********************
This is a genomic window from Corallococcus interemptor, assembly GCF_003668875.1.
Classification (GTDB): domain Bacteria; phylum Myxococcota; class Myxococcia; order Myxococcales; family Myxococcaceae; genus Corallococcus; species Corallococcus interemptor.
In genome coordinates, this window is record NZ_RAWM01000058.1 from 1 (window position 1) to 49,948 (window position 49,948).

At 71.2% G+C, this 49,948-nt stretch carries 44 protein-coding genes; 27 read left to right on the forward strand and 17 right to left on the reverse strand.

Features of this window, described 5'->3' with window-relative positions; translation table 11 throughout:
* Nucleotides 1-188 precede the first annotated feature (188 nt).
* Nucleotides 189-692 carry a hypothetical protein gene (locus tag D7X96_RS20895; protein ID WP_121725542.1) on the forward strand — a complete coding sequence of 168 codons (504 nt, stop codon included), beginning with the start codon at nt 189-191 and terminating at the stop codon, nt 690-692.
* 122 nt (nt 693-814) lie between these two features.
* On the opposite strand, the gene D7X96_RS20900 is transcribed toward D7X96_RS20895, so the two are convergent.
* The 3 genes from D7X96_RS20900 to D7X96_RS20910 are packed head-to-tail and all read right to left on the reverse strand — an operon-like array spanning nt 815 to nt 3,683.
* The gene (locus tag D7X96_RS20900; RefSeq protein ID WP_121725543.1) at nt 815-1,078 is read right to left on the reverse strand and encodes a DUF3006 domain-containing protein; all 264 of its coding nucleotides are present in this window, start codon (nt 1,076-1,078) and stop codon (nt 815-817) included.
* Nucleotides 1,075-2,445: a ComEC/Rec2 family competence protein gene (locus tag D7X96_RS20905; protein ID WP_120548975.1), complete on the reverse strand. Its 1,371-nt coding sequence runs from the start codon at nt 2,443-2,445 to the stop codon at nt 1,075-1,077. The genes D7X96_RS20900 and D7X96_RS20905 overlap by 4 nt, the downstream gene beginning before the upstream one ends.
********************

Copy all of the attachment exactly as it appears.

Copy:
This is a genomic window from Corallococcus interemptor, assembly GCF_003668875.1.
Classification (GTDB): domain Bacteria; phylum Myxococcota; class Myxococcia; order Myxococcales; family Myxococcaceae; genus Corallococcus; species Corallococcus interemptor.
In genome coordinates, this window is record NZ_RAWM01000058.1 from 1 (window position 1) to 49,948 (window position 49,948).

At 71.2% G+C, this 49,948-nt stretch carries 44 protein-coding genes; 27 read left to right on the forward strand and 17 right to left on the reverse strand.

Features of this window, described 5'->3' with window-relative positions; translation table 11 throughout:
* Nucleotides 1-188 precede the first annotated feature (188 nt).
* Nucleotides 189-692 carry a hypothetical protein gene (locus tag D7X96_RS20895; protein ID WP_121725542.1) on the forward strand — a complete coding sequence of 168 codons (504 nt, stop codon included), beginning with the start codon at nt 189-191 and terminating at the stop codon, nt 690-692.
* 122 nt (nt 693-814) lie between these two features.
* On the opposite strand, the gene D7X96_RS20900 is transcribed toward D7X96_RS20895, so the two are convergent.
* The 3 genes from D7X96_RS20900 to D7X96_RS20910 are packed head-to-tail and all read right to left on the reverse strand — an operon-like array spanning nt 815 to nt 3,683.
* The gene (locus tag D7X96_RS20900; RefSeq protein ID WP_121725543.1) at nt 815-1,078 is read right to left on the reverse strand and encodes a DUF3006 domain-containing protein; all 264 of its coding nucleotides are present in this window, start codon (nt 1,076-1,078) and stop codon (nt 815-817) included.
* Nucleotides 1,075-2,445: a ComEC/Rec2 family competence protein gene (locus tag D7X96_RS20905; protein ID WP_120548975.1), complete on the reverse strand. Its 1,371-nt coding sequence runs from the start codon at nt 2,443-2,445 to the stop codon at nt 1,075-1,077. The genes D7X96_RS20900 and D7X96_RS20905 overlap by 4 nt, the downstream gene beginning before the upstream one ends.